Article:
Introduction, Facts & Summary
In 2016, Wells Fargo, at the time, the fourth largest bank in the United States, admitted to pressuring employees to open more than two million fraudulent bank accounts. This conscious deception by the bank and its executives was in an attempt to shore up their sales numbers. Before the admission of the fraud, Wells Fargo was the envy of the banking industry in the US for its prowess in cross-selling multiple products. An investigation by the Security Exchange Commission (SEC) and the Justice Department prompted the bank to admit to the fraud in a settlement agreement. However, the bank’s troubles would not end with its admission of guilt because, in the same year, investors filed a class action lawsuit alleging that they suffered financial loss by buying artificially inflated shares. Thus, Wells Fargo’s 2016 accounts scandals elicited criminal and civil proceedings.
The class action lawsuit appeared in court documents as Hefler and others against Wells Fargo and others. A class action lawsuit is a lawsuit where a plaintiff is a group of people represented by one or more members of the group in the courtroom. In their complaint, the plaintiffs alleged that Wells Fargo consciously engaged in deceptive behavior to fraudulently inflate their sales numbers (Reuters, 2016). Buoyed by the impressive company performance and with no knowledge of the fraud the company was perpetrating, the plaintiffs invested their money in the company stock. Consequently, the plaintiff, representing Wells Fargo stock investors, suffered a financial loss as the company’s stock price plummeted following its admission of the fraud it had perpetrated (Lynch & Cutro, 2017). In this regard, the plaintiffs were seeking a financial award from the court to compensate them for their loss. The concerned investors represented investors who had bought Wells Fargo stock between February 2012 and September 2016.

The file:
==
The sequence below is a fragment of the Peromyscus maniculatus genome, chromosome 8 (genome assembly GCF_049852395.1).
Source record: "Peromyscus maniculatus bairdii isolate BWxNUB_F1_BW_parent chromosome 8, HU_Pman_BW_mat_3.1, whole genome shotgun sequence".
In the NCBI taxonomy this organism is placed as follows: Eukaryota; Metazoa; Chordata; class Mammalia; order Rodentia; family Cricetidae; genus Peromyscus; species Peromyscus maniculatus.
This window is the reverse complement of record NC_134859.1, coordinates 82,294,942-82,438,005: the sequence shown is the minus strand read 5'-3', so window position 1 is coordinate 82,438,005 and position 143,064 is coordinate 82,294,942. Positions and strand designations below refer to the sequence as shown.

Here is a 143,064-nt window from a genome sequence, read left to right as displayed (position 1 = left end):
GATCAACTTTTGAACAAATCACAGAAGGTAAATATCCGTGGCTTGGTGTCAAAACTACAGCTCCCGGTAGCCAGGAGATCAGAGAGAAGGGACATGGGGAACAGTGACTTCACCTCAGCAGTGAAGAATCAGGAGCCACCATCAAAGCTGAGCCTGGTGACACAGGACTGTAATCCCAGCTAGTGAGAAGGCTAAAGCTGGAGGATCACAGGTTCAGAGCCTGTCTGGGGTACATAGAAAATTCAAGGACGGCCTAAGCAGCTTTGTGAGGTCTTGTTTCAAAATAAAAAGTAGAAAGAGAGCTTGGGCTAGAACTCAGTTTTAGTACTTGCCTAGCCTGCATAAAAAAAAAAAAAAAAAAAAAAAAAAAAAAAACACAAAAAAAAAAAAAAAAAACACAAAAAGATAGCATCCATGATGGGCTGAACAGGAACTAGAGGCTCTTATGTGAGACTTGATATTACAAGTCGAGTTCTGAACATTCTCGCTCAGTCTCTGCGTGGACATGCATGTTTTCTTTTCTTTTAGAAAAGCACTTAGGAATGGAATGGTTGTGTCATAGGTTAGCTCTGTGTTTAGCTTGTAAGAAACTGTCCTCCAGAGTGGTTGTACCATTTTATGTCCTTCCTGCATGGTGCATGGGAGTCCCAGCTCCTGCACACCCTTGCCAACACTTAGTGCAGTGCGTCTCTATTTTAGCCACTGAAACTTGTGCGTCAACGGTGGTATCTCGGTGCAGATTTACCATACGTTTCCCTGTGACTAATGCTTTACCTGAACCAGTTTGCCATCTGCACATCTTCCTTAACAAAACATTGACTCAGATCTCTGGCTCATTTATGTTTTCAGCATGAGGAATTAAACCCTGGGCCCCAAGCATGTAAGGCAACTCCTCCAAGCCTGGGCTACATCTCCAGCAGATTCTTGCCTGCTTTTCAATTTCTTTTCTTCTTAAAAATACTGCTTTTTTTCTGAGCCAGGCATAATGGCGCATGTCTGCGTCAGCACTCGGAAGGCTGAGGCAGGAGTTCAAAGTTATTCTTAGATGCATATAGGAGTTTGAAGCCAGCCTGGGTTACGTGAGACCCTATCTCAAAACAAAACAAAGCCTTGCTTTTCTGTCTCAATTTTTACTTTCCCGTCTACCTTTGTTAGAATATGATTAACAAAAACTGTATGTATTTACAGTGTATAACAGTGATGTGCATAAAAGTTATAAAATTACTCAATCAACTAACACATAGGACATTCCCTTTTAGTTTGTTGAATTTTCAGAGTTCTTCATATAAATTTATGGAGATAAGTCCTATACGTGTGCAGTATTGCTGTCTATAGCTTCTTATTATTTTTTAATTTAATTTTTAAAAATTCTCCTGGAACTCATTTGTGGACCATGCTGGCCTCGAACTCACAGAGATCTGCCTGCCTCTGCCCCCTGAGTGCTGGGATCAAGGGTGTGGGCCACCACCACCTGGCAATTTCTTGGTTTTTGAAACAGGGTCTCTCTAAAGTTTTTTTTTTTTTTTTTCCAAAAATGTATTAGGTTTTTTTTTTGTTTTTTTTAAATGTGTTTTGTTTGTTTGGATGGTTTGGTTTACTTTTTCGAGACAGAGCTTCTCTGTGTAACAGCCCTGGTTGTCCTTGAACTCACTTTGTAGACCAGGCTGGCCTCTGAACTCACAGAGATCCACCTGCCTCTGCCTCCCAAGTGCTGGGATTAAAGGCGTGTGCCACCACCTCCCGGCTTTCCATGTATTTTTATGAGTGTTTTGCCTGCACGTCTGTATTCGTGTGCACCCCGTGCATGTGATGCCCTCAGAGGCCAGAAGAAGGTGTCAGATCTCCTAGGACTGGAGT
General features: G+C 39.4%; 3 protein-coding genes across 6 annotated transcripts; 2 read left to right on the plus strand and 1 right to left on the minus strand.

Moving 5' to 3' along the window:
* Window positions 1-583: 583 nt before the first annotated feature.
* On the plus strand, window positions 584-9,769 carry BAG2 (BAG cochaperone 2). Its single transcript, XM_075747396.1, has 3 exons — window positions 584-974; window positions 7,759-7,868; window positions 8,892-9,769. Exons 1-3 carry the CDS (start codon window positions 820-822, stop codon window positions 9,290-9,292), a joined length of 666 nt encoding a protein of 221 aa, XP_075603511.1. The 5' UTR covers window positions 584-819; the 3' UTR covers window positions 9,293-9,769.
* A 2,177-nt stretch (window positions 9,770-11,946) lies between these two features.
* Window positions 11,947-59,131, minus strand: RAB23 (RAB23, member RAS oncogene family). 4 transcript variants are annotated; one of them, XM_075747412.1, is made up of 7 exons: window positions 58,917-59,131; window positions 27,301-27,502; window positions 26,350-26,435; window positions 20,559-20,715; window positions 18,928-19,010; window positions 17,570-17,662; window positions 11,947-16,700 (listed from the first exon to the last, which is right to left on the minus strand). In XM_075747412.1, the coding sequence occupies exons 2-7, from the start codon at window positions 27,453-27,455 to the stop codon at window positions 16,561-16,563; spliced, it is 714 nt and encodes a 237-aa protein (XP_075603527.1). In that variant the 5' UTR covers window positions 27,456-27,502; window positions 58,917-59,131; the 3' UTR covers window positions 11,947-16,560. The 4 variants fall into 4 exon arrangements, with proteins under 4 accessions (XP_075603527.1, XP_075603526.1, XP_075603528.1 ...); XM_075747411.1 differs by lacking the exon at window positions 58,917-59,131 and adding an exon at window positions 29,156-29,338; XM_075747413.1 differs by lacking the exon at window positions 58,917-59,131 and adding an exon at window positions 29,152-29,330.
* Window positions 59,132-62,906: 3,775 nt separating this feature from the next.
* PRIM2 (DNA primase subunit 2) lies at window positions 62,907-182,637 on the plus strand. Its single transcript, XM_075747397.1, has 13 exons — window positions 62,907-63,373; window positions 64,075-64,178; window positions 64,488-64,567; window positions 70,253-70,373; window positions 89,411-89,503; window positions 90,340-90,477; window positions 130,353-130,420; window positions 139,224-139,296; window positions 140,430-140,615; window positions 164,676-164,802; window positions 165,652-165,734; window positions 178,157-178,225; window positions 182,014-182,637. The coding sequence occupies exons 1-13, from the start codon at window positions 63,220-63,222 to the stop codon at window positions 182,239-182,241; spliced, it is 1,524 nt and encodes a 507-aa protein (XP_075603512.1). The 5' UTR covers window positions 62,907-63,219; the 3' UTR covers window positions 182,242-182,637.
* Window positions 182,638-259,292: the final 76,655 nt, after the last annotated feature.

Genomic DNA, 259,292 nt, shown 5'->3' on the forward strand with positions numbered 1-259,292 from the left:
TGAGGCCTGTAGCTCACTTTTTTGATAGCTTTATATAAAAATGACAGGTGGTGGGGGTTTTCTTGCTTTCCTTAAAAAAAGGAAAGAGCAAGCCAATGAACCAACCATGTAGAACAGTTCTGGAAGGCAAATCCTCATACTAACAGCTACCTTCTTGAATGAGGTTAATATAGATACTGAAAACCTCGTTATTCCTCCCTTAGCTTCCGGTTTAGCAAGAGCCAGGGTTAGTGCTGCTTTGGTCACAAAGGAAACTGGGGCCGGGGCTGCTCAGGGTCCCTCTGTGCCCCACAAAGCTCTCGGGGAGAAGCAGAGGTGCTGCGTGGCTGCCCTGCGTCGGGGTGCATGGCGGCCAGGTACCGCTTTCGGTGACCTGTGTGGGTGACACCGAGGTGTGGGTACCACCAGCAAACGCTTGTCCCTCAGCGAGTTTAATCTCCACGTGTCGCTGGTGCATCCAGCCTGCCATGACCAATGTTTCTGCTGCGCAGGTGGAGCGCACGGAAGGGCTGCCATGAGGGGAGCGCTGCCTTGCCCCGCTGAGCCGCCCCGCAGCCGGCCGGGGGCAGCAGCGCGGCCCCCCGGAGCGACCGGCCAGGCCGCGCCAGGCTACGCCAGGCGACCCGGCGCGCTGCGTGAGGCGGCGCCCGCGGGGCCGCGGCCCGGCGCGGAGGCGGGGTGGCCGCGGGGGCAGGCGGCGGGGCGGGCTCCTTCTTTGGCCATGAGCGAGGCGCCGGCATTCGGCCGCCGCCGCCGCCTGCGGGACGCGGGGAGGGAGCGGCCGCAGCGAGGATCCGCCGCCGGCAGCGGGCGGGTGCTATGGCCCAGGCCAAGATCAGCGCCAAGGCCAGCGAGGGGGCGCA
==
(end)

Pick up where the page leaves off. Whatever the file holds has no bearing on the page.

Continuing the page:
The case against Wells Fargo by the investors was on solid ground because of their admission of guilt during their settlement agreement with the Justice Department and the SEC. They could not plead double jeopardy because their settlement did not include the company’s stock investors. Thus, they had two options where they could either settle the case with the investors or plead not guilty in court and let the plaintiffs argue their case before a judge and jury (Tayan, 2019). At the heart of the lawsuit was an allegation that the company’s deceptive sales practices led to a temporary rise in the company’s stock which then plummeted following the revelations of malpractice. Their allegation was easily supported by evidence because Wells Fargo’s stock dropped to a two and half year low. Further, the company’s guilt concerning opening more than 2 million fraudulent accounts was a matter of public knowledge. Thus, given the amount of evidence against Wells Fargo, their best option would be an out-of-court settlement.